At our first meeting of the month we learned about organizing our food storage resources. Lois M. showed us her food storage binder, organized by category, which she uses as her own personal resource manual. Janni O. taught us how to make yogurt and yogurt cheese.

On September 16 & 17, Rebecca A. shared her knowledge of herbs and spices to enhance the flavor of foods, an especially helpful thing to know if we ever have to live on only our stored foods.

This month we put together a bulk order of herbs and spices at wholesale prices. Sisters ordered as little as 2 ounces or as much as a pound of dozens of different herbs and spices.

Did you organize your food storage information into a manual like Lois'? Has it been helpful? Did you try your hand at some new seasonings for your food? Did you place an order with the bulk herb/spice order? Did you like the herbs/spices you received?

Canning Apples in October 2009

Janni O. taught us how to can apples and applesauce at the first meeting of the month on October 1.

At the meeting on October 15, Mary A. taught us how to put our gardens “to bed” for the winter. Jim O. also shared his method of making compost.

Did you learn anything helpful at either of these meetings? Did you try your hand at canning apples? Did you start a compost pile? Did you put your garden safely to bed for the winter?

Bean Month in November 2009

We proclaimed November “Westland Ward Bean Month” and invited ward members to accept either of two challenges: 1) eat beans once a week for the month, or 2) try a new bean recipe every week. During the month we provided a price comparison chart for different kinds of beans from different stores; a nutrient profile for dried cooked beans; and a cooking chart for a variety of beans.

Because the class on November 5 was cancelled, our only meeting for the month, on November 17, was our Westland Ward Bean Fair. We opened the meeting with a bean bag toss in which everyone told something they knew (or didn’t know) about beans and/or a bean story, memory, or experience. Janni O. and our stake food storage specialist taught us about types of beans and how to store, pick, cook, and can beans. We had samples of a variety of beans for attendees to taste. We also invited ward members to bring a bean dish to share so we could try out different beans and recipes. Many contributed their recipes so that we could make them available to ward members. We had a judge who chose “the best” of several different varieties of foods made with beans and we awarded prizes. We also took orders and payments for a “Bean Run” to the storehouse, bringing back many pounds of beans, dividing them, and making them available for ward members. Looking back, we think this was probably the most successful meeting of the year.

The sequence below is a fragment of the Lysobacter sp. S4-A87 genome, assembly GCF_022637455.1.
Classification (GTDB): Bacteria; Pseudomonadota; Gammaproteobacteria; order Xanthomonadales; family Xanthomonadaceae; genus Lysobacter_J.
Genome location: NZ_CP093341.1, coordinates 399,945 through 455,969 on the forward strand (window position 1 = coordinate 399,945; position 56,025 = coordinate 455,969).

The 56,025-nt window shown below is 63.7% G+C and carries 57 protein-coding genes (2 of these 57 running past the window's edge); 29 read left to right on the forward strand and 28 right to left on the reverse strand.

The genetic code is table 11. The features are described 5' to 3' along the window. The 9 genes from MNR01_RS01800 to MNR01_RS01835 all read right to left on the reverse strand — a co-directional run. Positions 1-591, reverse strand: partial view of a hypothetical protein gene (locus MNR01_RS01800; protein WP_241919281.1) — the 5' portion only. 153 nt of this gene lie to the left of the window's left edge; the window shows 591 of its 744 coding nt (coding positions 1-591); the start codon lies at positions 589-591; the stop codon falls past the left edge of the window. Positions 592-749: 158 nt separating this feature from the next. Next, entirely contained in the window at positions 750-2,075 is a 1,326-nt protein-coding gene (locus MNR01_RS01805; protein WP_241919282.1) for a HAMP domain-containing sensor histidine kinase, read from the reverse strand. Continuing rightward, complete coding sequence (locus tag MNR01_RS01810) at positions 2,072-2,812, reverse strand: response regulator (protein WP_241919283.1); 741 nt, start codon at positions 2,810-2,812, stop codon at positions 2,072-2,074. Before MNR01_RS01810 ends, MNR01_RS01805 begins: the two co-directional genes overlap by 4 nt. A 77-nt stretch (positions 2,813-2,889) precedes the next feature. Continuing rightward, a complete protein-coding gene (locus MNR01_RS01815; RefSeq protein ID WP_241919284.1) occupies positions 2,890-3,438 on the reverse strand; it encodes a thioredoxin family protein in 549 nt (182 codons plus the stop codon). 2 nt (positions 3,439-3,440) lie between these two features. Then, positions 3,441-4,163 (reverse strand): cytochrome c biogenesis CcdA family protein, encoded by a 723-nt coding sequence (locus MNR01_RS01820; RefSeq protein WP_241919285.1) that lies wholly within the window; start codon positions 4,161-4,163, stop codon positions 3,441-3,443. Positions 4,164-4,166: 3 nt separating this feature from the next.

On November 19th, the focus of our activity was “A Food Storage Christmas.” We made Christmas gifts from our food storage. Several sisters showed us how to make the gifts look beautiful for gift-giving.

Beans! Did you attend the Bean Fair? Did you learn anything new about beans? Did you accept either of the challenges for the month? Do you regularly cook with beans these days?

Our Heart's Desire in December 2009

Because December is such a busy month and many people are gone from the middle of the month on, we had only one meeting.

David C. taught a class to help us identify our “heart’s desire” - in any aspect of our lives - and how to achieve our heart’s desire. He taught based on a book by Robert Fritz, The Path of Least Resistance: Learning to Become the Creative Force in Your Own Life.

During December we also asked ward members to complete a (too long) food storage survey. We learned that all we need to know is what ward members are interested in learning about concerning food storage.

Did the presentation help you identify and achieve a heart's desire in your own life? Did the presentation give you a new way to succeed at something you want to do, be, or have?

Water Storage in January 2010